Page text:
It is recommended that the local poison control center be contacted regarding all patients with snake envenomation and cases be discussed with a medical toxicologist experienced in the management of snake bite.
Any constrictive dressings placed in the field should be removed. Ice should not be applied to the wound.
If asymptomatic, patients should be observed for at least 8 hours for signs of envenomation, such as swelling, thrombocytopenia, or coagulopathy.
Mild swelling at the bite site should be observed for progression. If progressing, antivenom is indicated. The initial dose for stable patients is 4-6 vials of Crotalidae Polyvalent Immune Fab in 250 ml saline to infuse over one hour. Further doses may be needed to control swelling. See PUBMED:21291549 for a treatment algorithm.
The envenomed extremity should be elevated above the level of the heart. Monitor progression of swelling every hour until no longer progressing and then monitor swelling every 4 hours for first 18-24 hours after control of swelling has been established with antivenom.
Thrombocytopenia, hypofibrinogenemia, and increased prothrombin time are also indications for treatment with antivenom. Even very low platelet counts may be treated with antivenom alone in the absence of bleeding and will usually rise quickly following antivenom. Patients with severe bleeding may require treatment with blood products in addition to antivenom.
Neurotoxicity is also an indication for antivenom administration.
Patients who present with angioedema, anaphylaxis, or bites near the head or neck may require emergent intubation. If severe shock or hemorrhage is present administer IV fluid boluses and provide antivenom. An initial dose of 8-12 vials of Crotalidae Polyvalent Immune Fab may be given over one hour to unstable patients. See PUBMED:21291549. Hypotension is treated with IV fluid boluses and epinephrine infusions.
Compartment syndrome is rare following pit viper envenomation but may occur. If suspected, determine intracompartmental pressures. Do not perform empiric fasciotomy, as typical findings following envenomation can mimic compartment syndrome. Mildly elevated compartment pressures may respond to antivenom. Highly elevated pressures will necessitate fasciotomy.
Some patients may benefit from maintenance doses of antivenom following initial control of the envenomation. Contact the poison control center (1-800-222-1222) to learn local practices and recommendations.
Hemorrhagic bullae may develop over the first 12 to 48 hours following the bite. Unroofing bullae may provide some pain relief and allow assessment of underlying tissue. If tissue underlying bullae is necrotic in appearance patient may benefit from referral to hand surgeon for debridement and follow-up, as some patients will have progressive necrosis and subsequent digit amputation.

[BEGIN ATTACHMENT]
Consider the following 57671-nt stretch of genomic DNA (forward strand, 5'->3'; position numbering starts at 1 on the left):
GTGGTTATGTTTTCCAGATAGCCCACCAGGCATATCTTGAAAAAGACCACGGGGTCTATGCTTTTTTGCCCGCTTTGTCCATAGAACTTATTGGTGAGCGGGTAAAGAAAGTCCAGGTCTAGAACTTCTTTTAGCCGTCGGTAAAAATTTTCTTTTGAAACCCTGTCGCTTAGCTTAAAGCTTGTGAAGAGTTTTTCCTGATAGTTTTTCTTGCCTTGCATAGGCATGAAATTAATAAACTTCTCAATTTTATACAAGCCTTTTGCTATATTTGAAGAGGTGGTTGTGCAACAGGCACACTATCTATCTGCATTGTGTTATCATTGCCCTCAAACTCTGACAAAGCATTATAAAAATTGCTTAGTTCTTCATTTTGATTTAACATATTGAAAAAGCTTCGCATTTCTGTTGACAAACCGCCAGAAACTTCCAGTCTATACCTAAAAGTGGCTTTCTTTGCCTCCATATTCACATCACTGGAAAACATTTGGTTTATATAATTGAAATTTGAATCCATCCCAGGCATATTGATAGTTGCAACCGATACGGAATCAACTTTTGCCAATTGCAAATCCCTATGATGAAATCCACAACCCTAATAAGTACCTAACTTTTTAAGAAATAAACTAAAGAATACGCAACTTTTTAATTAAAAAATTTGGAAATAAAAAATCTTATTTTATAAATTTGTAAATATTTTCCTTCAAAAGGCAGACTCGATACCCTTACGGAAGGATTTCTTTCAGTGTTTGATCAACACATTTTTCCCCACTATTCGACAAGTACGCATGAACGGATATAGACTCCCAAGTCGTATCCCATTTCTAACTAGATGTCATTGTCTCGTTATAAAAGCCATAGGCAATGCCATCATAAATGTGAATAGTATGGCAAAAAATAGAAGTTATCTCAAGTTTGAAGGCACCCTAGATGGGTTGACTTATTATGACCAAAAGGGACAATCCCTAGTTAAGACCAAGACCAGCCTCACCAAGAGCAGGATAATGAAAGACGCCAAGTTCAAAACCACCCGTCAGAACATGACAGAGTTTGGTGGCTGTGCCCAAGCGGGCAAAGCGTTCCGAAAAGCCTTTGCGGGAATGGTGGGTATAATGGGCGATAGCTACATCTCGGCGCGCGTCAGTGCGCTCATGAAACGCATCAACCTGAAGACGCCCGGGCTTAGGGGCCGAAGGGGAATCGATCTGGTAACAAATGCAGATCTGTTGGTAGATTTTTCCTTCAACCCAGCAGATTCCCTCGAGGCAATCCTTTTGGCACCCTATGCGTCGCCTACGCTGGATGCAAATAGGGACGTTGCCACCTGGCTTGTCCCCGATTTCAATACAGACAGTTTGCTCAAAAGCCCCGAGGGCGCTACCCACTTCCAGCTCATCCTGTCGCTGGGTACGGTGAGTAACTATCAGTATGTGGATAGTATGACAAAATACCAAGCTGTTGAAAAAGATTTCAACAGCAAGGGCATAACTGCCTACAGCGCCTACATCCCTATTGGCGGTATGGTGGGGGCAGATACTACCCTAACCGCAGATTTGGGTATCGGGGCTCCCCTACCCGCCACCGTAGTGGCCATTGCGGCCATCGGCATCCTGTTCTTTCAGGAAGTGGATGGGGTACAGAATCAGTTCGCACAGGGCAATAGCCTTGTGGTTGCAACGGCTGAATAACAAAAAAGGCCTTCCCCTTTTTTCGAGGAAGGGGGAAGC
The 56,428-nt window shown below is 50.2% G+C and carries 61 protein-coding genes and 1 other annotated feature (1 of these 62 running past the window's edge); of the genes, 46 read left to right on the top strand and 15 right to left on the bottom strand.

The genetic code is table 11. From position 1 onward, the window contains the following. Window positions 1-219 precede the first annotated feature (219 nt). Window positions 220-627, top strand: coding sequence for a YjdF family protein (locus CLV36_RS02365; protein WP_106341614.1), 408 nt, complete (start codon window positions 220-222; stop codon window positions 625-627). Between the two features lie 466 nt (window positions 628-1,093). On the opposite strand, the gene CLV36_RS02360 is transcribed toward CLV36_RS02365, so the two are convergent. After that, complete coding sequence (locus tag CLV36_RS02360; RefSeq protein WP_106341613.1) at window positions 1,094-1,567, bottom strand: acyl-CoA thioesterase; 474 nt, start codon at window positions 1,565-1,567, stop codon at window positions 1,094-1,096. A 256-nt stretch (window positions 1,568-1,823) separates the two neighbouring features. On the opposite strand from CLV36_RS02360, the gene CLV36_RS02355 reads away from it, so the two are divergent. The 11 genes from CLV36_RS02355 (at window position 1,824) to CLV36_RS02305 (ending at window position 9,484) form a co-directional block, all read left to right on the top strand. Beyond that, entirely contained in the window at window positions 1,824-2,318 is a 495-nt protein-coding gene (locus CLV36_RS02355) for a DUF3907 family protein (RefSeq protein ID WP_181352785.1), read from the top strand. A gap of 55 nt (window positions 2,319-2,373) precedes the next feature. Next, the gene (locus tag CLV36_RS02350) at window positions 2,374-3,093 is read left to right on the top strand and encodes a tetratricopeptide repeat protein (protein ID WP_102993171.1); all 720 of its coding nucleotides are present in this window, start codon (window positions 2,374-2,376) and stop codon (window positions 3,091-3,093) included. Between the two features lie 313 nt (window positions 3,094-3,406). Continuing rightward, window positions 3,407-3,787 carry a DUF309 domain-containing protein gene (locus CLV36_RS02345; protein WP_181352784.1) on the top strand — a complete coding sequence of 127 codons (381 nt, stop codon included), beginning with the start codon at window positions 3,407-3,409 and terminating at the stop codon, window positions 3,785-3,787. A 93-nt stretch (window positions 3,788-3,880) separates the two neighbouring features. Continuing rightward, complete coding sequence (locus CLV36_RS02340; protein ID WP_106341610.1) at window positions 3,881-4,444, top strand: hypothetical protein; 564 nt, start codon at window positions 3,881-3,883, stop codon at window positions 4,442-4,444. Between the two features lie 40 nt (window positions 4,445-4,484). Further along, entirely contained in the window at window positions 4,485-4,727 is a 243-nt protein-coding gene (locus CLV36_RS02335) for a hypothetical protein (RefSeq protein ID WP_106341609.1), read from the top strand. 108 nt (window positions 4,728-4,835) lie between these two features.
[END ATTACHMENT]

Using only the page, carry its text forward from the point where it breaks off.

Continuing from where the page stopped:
Patients with significant rhabdomyolysis should have adequate urine output maintained.
Following control of envenomation with antivenom, some patients develop recurrent swelling or hematologic toxicity. Swelling may recur within the first 24 hours following antivenom. If this swelling is not dependent in nature and improved with elevation of the extremity, the patient should receive additional antivenom.
Recurrence or late onset of thrombocytopenia and coagulopathy may develop as late as a week or more following treatment with antivenom and may be severe, necessitating retreatment with antivenom. For this reason, all patients treated with Crotalidae Polyvalent Immune Fab require measurement of platelet counts and fibrinogen within 2-3 days after last antivenom and again between 5-7 days after last antivenom.
5. Disease monitoring, follow-up and disposition
Expected response to treatment
With aggressive supportive care prior to development of any hypoxic injury to the brain, most patients should recover following plant poisonings. Complications such as rhabdomyolysis and aspiration pneumonia may require continued supportive care after resolution of the direct effects of the plant toxin.
Most patients who suffer an envenomation have a good prognosis for complete recovery, although permanent disability may result from some envenomations. Aggressive supportive care, as well as early antivenom administration when available and indicated, provide the best opportunity for full recovery for all types of envenomation.
With supportive care, patients with Grade 3 or 4 envenomations typically recover over 24 hours. Some patients will experience residual effects of sedative-hypnotic drugs after the envenomation has resolved.